At first, turning this new character into Alisa Jones feels like a bit of a MacGuffin for Jessica’s quest to figure out exactly who or what she is. The tragic loss of her family is one of Jessica’s most formative experiences, like so many other superheroes. It’s infuriating to think her mother was alive this long and that their paths never crossed. Alisa didn’t even seek her out.

Episode 7 addresses all of that in flashbacks, but it’s still maddening. Especially with an ostensibly retconned dead boyfriend plot for Jessica that ends up being her mother’s fault (that jacket reveal though…:crying emoji:). 

As the season builds to a climax, it’s hard to reconcile those revelations with a forced mother-daughter vigilante bonding subplot. Sure, there’s a tenderness to Alisa tending her daughter’s bullet wound that we haven’t seen Jessica experience before, but Mama Jones is a ticking time bomb and combustion is all but inevitable.

Marvel’s Jessica Jones


By now, we know how this ends: Alisa goes rogue (Jessica with her, for a time) and there’s no reeling her back in. By the final episode, she’s lost the only person who could help her scientifically and joined Jessica in the dead boyfriends’ club – she also murders a detective in a surge of violent energy reminiscent of Kilgrave himself.

“I’ve never seen a woman play a part like this,” McTeer said. “I’ve seen men do it very often but you know, I’m a middle-aged woman, so that was fun. Hard, harder than playing it when you’re 25 because it’s very physical, but still great.”

“You do something like this and you hope someone will go ‘Oh, that’s a good idea, let’s do another one!'” she added. “‘Does an FBI agent have to be a man? Let’s make it a woman. Does that person really have to be a man? Let’s make it a woman.’ I’d like that to happen more.”

If any show was going to do it, it’s this one.

Jessica Jones Season 2 is now streaming on Netflix.

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Offred is 1000% over it in new ‘Handmaid’s Tale’ teaser



The Handmaid’s Tale just served up an International Women’s Day teaser of Offred and her sisters fighting back. After a first season that explored women losing all their agency, Season 2 shows shows the women of Gilead refusing to be oppressed any longer.

The teaser is mostly a few flashes of footage and imagery – including Offred in front of a noose and a weeping Moira (Samira Wiley) – narrated with the emotionless cadence Elisabeth Moss perfected as Offred. She lists the requirements of the handmaid like commandments: “Wear the red dress, wear the wings,” and eventually, “Shut your mouth, be a good girl, roll over and spread your legs, yes ma’am, may the lord open.”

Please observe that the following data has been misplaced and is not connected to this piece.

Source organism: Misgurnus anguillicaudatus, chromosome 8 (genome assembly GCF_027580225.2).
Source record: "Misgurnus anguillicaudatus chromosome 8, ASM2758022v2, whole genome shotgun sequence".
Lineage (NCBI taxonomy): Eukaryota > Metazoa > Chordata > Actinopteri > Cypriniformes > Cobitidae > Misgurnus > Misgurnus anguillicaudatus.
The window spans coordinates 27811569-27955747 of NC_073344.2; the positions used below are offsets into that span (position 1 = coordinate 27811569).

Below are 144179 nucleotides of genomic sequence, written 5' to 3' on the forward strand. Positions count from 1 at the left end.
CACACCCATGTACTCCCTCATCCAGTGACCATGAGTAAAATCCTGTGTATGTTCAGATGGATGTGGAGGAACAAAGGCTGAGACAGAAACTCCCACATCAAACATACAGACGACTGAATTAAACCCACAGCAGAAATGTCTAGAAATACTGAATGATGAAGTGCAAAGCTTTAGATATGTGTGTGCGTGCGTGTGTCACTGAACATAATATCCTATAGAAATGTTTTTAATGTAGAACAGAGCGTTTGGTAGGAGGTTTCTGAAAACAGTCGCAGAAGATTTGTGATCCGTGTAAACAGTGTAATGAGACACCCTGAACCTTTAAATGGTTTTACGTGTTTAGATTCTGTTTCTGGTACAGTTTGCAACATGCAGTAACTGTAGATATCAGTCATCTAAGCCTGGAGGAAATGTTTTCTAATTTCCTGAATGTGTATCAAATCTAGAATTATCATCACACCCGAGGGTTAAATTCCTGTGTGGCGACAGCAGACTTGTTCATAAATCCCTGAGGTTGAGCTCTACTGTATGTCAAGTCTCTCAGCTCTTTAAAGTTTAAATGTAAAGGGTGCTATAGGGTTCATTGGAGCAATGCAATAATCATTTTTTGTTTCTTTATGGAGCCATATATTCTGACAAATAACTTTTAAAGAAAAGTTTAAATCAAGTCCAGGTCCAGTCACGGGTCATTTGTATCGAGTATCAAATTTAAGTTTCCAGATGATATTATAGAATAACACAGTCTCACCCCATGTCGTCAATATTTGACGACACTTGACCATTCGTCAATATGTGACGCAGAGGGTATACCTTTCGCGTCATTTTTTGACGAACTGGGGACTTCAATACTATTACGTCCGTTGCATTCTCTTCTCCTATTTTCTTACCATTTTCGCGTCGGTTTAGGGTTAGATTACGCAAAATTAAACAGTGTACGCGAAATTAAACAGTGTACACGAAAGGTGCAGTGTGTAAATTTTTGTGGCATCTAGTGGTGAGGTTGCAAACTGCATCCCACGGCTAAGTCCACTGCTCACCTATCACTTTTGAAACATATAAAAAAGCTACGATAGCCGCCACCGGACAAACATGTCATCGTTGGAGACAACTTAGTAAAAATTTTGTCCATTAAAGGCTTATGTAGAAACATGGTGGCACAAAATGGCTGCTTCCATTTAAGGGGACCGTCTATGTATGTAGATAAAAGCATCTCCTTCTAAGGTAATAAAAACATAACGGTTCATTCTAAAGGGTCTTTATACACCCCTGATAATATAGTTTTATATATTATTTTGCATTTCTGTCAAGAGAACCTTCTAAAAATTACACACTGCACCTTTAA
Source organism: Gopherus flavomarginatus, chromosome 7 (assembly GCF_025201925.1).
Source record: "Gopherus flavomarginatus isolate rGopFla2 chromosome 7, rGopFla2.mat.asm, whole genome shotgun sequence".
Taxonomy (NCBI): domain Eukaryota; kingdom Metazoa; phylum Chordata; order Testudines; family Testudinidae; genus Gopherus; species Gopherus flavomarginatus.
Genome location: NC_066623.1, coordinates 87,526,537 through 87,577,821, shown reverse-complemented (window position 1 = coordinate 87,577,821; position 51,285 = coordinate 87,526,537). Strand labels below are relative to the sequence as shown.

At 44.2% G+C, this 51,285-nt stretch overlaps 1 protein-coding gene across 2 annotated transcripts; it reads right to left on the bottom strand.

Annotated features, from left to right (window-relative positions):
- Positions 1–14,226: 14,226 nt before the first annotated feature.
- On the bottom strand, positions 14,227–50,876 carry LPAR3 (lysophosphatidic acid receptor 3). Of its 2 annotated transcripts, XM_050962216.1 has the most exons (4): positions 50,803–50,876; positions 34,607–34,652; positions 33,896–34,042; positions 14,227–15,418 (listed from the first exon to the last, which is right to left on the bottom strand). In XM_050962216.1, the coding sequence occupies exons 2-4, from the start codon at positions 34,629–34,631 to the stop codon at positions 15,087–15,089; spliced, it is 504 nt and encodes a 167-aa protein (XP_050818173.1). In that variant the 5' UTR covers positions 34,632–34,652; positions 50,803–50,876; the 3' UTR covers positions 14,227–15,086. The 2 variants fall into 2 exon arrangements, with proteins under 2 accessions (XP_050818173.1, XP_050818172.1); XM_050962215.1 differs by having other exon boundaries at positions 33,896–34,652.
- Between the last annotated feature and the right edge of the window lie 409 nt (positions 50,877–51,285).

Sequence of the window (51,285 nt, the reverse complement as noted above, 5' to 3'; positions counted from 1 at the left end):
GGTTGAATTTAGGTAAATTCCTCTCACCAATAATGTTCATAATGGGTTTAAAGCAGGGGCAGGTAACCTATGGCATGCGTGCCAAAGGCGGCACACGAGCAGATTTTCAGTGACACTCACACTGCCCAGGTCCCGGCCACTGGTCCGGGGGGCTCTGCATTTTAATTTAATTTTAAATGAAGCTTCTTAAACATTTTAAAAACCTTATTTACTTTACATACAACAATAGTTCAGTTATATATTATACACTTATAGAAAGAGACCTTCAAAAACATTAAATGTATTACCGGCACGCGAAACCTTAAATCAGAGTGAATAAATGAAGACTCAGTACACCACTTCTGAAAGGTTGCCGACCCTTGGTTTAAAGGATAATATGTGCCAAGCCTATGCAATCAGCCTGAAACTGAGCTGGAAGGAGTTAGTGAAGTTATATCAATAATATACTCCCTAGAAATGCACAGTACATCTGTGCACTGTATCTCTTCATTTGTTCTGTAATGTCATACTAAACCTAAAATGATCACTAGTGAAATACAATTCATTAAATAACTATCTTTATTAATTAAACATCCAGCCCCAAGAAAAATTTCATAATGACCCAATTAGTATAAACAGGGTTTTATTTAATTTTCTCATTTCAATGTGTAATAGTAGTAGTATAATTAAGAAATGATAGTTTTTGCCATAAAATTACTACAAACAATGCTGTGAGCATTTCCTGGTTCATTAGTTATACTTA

And then the teaser ends with a burst of frustration: “Seriously, what the actual f–”

The Handmaid’s Tale Season 2 premieres April 25 on Hulu.

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Obamas in talks with Netflix about original shows, report says

Charmaine Blake



Netflix Originals from the Obamas may be coming.

Image: SAUL LOEB/AFP/Getty Images

You could soon be watching Netflix Originals commissioned by Barack and Michelle Obama.

According to a report by The New York Times, the former president and first lady are in “advanced negotiations” with the streaming giant to produce a series of shows.

The proposed deal, the Times reports, would see Netflix paying the Obamas to commission exclusive content, which would “highlight inspirational stories.” Exactly how many shows and episodes we can expect, whether these will be documentaries, mini-series or otherwise, has not yet been confirmed.

How much the Obamas will be paid is also still unclear. 

Netflix currently boasts 117 million members in over 190 countries — quite the robust platform for the already social media-dominant Obamas to potentially leverage. 

But the Times surmised that Obama wouldn’t be using the platform as “a direct answer to Fox News or,” writing:

Mr. Obama does not intend to use his Netflix shows to directly respond to President Trump or conservative critics, according to people familiar with discussions about the programming.

Netflix isn’t the only streaming service interested in content commissioned by the Obamas it seems, with the Times reporting that executives from Amazon and Apple had also “expressed interest in talking with Mr. Obama about content deals.”

Mashable has reached out to Netflix for comment.